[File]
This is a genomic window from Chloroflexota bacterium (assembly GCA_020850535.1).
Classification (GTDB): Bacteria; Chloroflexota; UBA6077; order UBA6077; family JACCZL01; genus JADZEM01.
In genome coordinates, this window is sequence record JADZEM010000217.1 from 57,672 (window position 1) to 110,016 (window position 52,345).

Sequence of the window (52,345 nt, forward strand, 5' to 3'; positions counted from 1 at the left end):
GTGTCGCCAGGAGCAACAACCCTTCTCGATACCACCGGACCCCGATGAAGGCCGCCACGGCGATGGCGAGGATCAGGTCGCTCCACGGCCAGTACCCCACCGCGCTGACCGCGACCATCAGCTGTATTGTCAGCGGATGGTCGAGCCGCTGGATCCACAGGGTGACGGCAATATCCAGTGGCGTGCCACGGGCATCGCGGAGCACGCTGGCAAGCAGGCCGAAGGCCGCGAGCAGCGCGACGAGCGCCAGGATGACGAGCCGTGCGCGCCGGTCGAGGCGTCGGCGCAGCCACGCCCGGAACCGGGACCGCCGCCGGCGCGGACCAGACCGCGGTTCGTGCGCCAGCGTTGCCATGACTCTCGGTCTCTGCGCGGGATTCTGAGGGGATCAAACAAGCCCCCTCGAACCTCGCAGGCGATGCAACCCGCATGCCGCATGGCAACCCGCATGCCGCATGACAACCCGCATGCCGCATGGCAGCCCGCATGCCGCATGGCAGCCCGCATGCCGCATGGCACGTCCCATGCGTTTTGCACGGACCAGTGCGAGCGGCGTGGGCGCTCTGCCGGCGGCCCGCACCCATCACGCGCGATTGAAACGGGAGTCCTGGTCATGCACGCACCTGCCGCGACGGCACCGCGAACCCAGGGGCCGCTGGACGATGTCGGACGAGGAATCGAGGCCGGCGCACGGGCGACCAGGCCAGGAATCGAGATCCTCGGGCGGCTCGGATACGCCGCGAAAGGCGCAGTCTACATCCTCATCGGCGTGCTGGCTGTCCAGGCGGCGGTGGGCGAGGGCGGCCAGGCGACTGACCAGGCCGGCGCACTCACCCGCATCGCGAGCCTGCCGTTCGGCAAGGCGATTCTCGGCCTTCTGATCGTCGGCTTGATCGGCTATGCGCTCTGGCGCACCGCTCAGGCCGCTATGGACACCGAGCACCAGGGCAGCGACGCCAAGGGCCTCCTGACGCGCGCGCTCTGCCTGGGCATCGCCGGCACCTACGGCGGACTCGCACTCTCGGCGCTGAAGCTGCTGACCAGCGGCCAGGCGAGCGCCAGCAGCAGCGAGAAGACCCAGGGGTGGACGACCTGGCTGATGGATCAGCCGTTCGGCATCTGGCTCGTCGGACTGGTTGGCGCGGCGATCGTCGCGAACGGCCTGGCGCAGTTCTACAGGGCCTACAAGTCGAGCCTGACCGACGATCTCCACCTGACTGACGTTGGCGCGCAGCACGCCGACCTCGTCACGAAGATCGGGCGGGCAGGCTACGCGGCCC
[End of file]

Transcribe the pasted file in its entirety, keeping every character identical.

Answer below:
This is a genomic window from Chloroflexota bacterium (assembly GCA_020850535.1).
Classification (GTDB): Bacteria; Chloroflexota; UBA6077; order UBA6077; family JACCZL01; genus JADZEM01.
In genome coordinates, this window is sequence record JADZEM010000217.1 from 57,672 (window position 1) to 110,016 (window position 52,345).

Sequence of the window (52,345 nt, forward strand, 5' to 3'; positions counted from 1 at the left end):
GTGTCGCCAGGAGCAACAACCCTTCTCGATACCACCGGACCCCGATGAAGGCCGCCACGGCGATGGCGAGGATCAGGTCGCTCCACGGCCAGTACCCCACCGCGCTGACCGCGACCATCAGCTGTATTGTCAGCGGATGGTCGAGCCGCTGGATCCACAGGGTGACGGCAATATCCAGTGGCGTGCCACGGGCATCGCGGAGCACGCTGGCAAGCAGGCCGAAGGCCGCGAGCAGCGCGACGAGCGCCAGGATGACGAGCCGTGCGCGCCGGTCGAGGCGTCGGCGCAGCCACGCCCGGAACCGGGACCGCCGCCGGCGCGGACCAGACCGCGGTTCGTGCGCCAGCGTTGCCATGACTCTCGGTCTCTGCGCGGGATTCTGAGGGGATCAAACAAGCCCCCTCGAACCTCGCAGGCGATGCAACCCGCATGCCGCATGGCAACCCGCATGCCGCATGACAACCCGCATGCCGCATGGCAGCCCGCATGCCGCATGGCAGCCCGCATGCCGCATGGCACGTCCCATGCGTTTTGCACGGACCAGTGCGAGCGGCGTGGGCGCTCTGCCGGCGGCCCGCACCCATCACGCGCGATTGAAACGGGAGTCCTGGTCATGCACGCACCTGCCGCGACGGCACCGCGAACCCAGGGGCCGCTGGACGATGTCGGACGAGGAATCGAGGCCGGCGCACGGGCGACCAGGCCAGGAATCGAGATCCTCGGGCGGCTCGGATACGCCGCGAAAGGCGCAGTCTACATCCTCATCGGCGTGCTGGCTGTCCAGGCGGCGGTGGGCGAGGGCGGCCAGGCGACTGACCAGGCCGGCGCACTCACCCGCATCGCGAGCCTGCCGTTCGGCAAGGCGATTCTCGGCCTTCTGATCGTCGGCTTGATCGGCTATGCGCTCTGGCGCACCGCTCAGGCCGCTATGGACACCGAGCACCAGGGCAGCGACGCCAAGGGCCTCCTGACGCGCGCGCTCTGCCTGGGCATCGCCGGCACCTACGGCGGACTCGCACTCTCGGCGCTGAAGCTGCTGACCAGCGGCCAGGCGAGCGCCAGCAGCAGCGAGAAGACCCAGGGGTGGACGACCTGGCTGATGGATCAGCCGTTCGGCATCTGGCTCGTCGGACTGGTTGGCGCGGCGATCGTCGCGAACGGCCTGGCGCAGTTCTACAGGGCCTACAAGTCGAGCCTGACCGACGATCTCCACCTGACTGACGTTGGCGCGCAGCACGCCGACCTCGTCACGAAGATCGGGCGGGCAGGCTACGCGGCCC